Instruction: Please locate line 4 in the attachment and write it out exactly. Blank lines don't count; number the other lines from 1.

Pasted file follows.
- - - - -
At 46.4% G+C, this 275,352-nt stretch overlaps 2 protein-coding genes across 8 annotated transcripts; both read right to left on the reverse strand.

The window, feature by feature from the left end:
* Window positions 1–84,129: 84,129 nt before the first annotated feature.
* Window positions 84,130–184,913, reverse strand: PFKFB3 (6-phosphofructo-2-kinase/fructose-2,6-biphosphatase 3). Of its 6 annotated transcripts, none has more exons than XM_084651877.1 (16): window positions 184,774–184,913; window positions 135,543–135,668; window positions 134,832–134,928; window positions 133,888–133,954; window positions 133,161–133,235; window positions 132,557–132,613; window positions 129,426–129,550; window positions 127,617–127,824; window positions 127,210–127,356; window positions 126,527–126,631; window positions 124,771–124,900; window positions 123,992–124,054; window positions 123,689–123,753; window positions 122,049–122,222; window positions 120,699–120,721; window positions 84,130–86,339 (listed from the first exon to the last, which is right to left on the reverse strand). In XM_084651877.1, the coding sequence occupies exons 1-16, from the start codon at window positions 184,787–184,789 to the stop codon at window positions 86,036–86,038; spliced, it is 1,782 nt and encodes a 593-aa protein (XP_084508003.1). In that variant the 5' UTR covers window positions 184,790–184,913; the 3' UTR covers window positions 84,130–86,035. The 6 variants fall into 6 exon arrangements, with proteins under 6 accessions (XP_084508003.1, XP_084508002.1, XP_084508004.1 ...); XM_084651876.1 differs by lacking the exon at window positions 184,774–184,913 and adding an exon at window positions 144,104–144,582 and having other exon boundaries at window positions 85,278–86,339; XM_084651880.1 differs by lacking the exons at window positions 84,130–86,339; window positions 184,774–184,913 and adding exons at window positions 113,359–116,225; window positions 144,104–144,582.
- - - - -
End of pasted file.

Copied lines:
* Window positions 84,130–184,913, reverse strand: PFKFB3 (6-phosphofructo-2-kinase/fructose-2,6-biphosphatase 3). Of its 6 annotated transcripts, none has more exons than XM_084651877.1 (16): window positions 184,774–184,913; window positions 135,543–135,668; window positions 134,832–134,928; window positions 133,888–133,954; window positions 133,161–133,235; window positions 132,557–132,613; window positions 129,426–129,550; window positions 127,617–127,824; window positions 127,210–127,356; window positions 126,527–126,631; window positions 124,771–124,900; window positions 123,992–124,054; window positions 123,689–123,753; window positions 122,049–122,222; window positions 120,699–120,721; window positions 84,130–86,339 (listed from the first exon to the last, which is right to left on the reverse strand). In XM_084651877.1, the coding sequence occupies exons 1-16, from the start codon at window positions 184,787–184,789 to the stop codon at window positions 86,036–86,038; spliced, it is 1,782 nt and encodes a 593-aa protein (XP_084508003.1). In that variant the 5' UTR covers window positions 184,790–184,913; the 3' UTR covers window positions 84,130–86,035. The 6 variants fall into 6 exon arrangements, with proteins under 6 accessions (XP_084508003.1, XP_084508002.1, XP_084508004.1 ...); XM_084651876.1 differs by lacking the exon at window positions 184,774–184,913 and adding an exon at window positions 144,104–144,582 and having other exon boundaries at window positions 85,278–86,339; XM_084651880.1 differs by lacking the exons at window positions 84,130–86,339; window positions 184,774–184,913 and adding exons at window positions 113,359–116,225; window positions 144,104–144,582.